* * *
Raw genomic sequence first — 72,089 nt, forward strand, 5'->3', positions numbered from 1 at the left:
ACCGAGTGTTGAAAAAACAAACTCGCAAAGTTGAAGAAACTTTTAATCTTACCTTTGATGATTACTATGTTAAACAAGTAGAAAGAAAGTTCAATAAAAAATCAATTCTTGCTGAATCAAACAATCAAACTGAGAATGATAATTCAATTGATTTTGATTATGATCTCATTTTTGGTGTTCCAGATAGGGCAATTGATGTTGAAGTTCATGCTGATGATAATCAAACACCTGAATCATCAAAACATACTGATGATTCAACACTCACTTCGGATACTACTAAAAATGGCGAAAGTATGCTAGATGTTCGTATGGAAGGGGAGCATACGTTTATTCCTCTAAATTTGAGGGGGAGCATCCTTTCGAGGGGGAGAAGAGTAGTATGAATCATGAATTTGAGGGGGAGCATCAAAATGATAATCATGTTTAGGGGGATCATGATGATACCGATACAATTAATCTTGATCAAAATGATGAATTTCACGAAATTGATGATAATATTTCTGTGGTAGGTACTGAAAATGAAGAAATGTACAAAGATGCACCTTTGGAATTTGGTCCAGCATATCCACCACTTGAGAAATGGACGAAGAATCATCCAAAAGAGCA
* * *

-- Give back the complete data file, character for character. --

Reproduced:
Raw genomic sequence first — 72,089 nt, forward strand, 5'->3', positions numbered from 1 at the left:
ACCGAGTGTTGAAAAAACAAACTCGCAAAGTTGAAGAAACTTTTAATCTTACCTTTGATGATTACTATGTTAAACAAGTAGAAAGAAAGTTCAATAAAAAATCAATTCTTGCTGAATCAAACAATCAAACTGAGAATGATAATTCAATTGATTTTGATTATGATCTCATTTTTGGTGTTCCAGATAGGGCAATTGATGTTGAAGTTCATGCTGATGATAATCAAACACCTGAATCATCAAAACATACTGATGATTCAACACTCACTTCGGATACTACTAAAAATGGCGAAAGTATGCTAGATGTTCGTATGGAAGGGGAGCATACGTTTATTCCTCTAAATTTGAGGGGGAGCATCCTTTCGAGGGGGAGAAGAGTAGTATGAATCATGAATTTGAGGGGGAGCATCAAAATGATAATCATGTTTAGGGGGATCATGATGATACCGATACAATTAATCTTGATCAAAATGATGAATTTCACGAAATTGATGATAATATTTCTGTGGTAGGTACTGAAAATGAAGAAATGTACAAAGATGCACCTTTGGAATTTGGTCCAGCATATCCACCACTTGAGAAATGGACGAAGAATCATCCAAAAGAGCA